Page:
RICHMOND — A new report by the Virginia Board of Education says there remains a persistent achievement gap for certain student groups and the state faces a growing shortage of high-quality teachers.
The report, which was officially presented to lawmakers and Gov. Ralph Northam on Sunday, calls for elected officials to rethink how schools are funded.
It says the increasing reliance on local funds versus state money to pay for public schools is “inherently inequitable.”
The report says Virginia is one of the wealthiest states in the country but has a “regressive” system that deprives high-poverty school systems of adequate money.
It also highlights declines in reading proficiency by Virginia students on a national test compared to two years ago.
Firm raises $32K for computer science education in Richmond
RICHMOND — An IT consulting firm in Richmond has raised $32,000 to support computer science education.
Solvaria announced Wednesday that it had donated $32,000 to CodeVA, a nonprofit organization focused on computer science education, through a charity casino night known as “Betting Big On Tech.”
The fundraiser started in 2017 and has raised more than $78,000 for the nonprofit in three years.
“In just three years, Betting Big On Tech has raised more than $78,000 toward CodeVA’s mission to bring meaningful computer science literacy to all Virginia learners,” said Chris Dovi, CodeVA’s executive director. “It’s been a wonderful way of connecting our technology community to classroom impact.”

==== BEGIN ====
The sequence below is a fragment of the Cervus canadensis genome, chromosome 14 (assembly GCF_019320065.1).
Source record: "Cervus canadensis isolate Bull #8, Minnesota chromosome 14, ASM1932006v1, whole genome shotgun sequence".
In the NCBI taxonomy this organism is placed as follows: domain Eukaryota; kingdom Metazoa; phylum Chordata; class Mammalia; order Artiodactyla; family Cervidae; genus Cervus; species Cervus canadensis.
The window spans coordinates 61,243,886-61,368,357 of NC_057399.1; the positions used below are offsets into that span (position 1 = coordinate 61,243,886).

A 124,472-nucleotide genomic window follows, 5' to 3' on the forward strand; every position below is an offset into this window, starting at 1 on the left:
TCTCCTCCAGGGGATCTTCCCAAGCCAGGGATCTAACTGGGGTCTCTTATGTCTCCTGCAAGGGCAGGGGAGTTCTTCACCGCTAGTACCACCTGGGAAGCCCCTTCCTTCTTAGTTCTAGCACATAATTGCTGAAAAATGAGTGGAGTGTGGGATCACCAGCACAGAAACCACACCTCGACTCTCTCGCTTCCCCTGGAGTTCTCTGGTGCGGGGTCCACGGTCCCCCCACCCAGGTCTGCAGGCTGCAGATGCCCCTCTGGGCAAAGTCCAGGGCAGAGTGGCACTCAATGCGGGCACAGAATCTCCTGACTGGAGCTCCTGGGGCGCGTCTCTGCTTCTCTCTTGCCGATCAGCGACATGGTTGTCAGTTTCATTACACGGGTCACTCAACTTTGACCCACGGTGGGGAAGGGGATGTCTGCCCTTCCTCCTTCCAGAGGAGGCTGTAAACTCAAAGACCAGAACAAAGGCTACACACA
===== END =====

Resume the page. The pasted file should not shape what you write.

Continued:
Sweet Briar announces new VP for enrollment management
SWEET BRIAR — Sweet Briar College has announced a new vice president for enrollment management.
Aaron Basko will start in the role on Jan. 15 after coming to the college from Salisbury University in Maryland.
“This is a one-of-a-kind opportunity to join in the vision of Sweet Briar College as it reinvents higher education for young women,” Basko said. “Sweet Briar’s entrepreneurial spirit and dedication to a personalized educational experience for each of its students make it the perfect place for smart, bold women who are ready to make an impact. I am thrilled to have the opportunity to lead Sweet Briar’s enrollment team and to help students across the country discover this amazing place.”
Basko is an alumnus of West Virginia Wesleyan University and the University of Illinois at Urbana-Champaign.
Dollar General giving $10K to Hanover schools for initiatives
GOODLETTSVILLE, Tenn. — Dollar General is giving Hanover County Public Schools $10,000 to help with literacy and other education initiatives.
The county school system announced last Monday that representatives from Kersey Creek, Rural Point, Pearson’s Corner, Cool Spring and Mechanicsville elementary schools each received $2,000 as part of a gift through the Dollar General “Thanks Giving” campaign.
Each school can use the money to buy books, technology programs and other educational supplies.
Two schools in region place second, third in video contest
WILLIAMSBURG — Two schools in the Richmond region placed in the Virginia School Boards Association’s student video contest.
Goochland High School came in second place with its video “Virginia is for Learners” while a team at Hanover High School came in third place.
The two schools were chosen from 31 submissions.